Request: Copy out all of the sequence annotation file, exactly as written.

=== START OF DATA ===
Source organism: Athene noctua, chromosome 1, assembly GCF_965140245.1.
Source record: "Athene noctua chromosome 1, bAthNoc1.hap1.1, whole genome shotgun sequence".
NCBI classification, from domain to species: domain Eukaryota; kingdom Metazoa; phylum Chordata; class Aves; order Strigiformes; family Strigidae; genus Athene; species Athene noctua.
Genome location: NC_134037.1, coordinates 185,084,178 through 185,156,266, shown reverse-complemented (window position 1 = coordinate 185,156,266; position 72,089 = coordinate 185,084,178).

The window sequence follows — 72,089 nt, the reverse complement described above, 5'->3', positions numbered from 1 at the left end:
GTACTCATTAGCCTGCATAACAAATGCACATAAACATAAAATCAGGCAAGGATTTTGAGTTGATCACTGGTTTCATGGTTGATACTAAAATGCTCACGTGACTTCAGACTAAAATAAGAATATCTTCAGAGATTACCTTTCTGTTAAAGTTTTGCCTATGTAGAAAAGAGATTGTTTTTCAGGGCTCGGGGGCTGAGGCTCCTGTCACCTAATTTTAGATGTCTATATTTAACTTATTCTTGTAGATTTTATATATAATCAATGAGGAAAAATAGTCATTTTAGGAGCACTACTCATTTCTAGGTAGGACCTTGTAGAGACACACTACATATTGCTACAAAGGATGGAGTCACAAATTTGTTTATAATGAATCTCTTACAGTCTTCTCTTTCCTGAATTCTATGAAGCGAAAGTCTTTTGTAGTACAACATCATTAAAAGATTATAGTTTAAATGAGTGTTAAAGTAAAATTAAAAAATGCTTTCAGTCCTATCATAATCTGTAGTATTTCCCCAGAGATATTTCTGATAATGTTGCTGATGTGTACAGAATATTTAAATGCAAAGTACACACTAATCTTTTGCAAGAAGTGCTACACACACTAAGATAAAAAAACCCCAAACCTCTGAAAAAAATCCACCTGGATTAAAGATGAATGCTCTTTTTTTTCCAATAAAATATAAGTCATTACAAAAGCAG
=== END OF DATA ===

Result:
Source organism: Athene noctua, chromosome 1, assembly GCF_965140245.1.
Source record: "Athene noctua chromosome 1, bAthNoc1.hap1.1, whole genome shotgun sequence".
NCBI classification, from domain to species: domain Eukaryota; kingdom Metazoa; phylum Chordata; class Aves; order Strigiformes; family Strigidae; genus Athene; species Athene noctua.
Genome location: NC_134037.1, coordinates 185,084,178 through 185,156,266, shown reverse-complemented (window position 1 = coordinate 185,156,266; position 72,089 = coordinate 185,084,178).

The window sequence follows — 72,089 nt, the reverse complement described above, 5'->3', positions numbered from 1 at the left end:
GTACTCATTAGCCTGCATAACAAATGCACATAAACATAAAATCAGGCAAGGATTTTGAGTTGATCACTGGTTTCATGGTTGATACTAAAATGCTCACGTGACTTCAGACTAAAATAAGAATATCTTCAGAGATTACCTTTCTGTTAAAGTTTTGCCTATGTAGAAAAGAGATTGTTTTTCAGGGCTCGGGGGCTGAGGCTCCTGTCACCTAATTTTAGATGTCTATATTTAACTTATTCTTGTAGATTTTATATATAATCAATGAGGAAAAATAGTCATTTTAGGAGCACTACTCATTTCTAGGTAGGACCTTGTAGAGACACACTACATATTGCTACAAAGGATGGAGTCACAAATTTGTTTATAATGAATCTCTTACAGTCTTCTCTTTCCTGAATTCTATGAAGCGAAAGTCTTTTGTAGTACAACATCATTAAAAGATTATAGTTTAAATGAGTGTTAAAGTAAAATTAAAAAATGCTTTCAGTCCTATCATAATCTGTAGTATTTCCCCAGAGATATTTCTGATAATGTTGCTGATGTGTACAGAATATTTAAATGCAAAGTACACACTAATCTTTTGCAAGAAGTGCTACACACACTAAGATAAAAAAACCCCAAACCTCTGAAAAAAATCCACCTGGATTAAAGATGAATGCTCTTTTTTTTCCAATAAAATATAAGTCATTACAAAAGCAG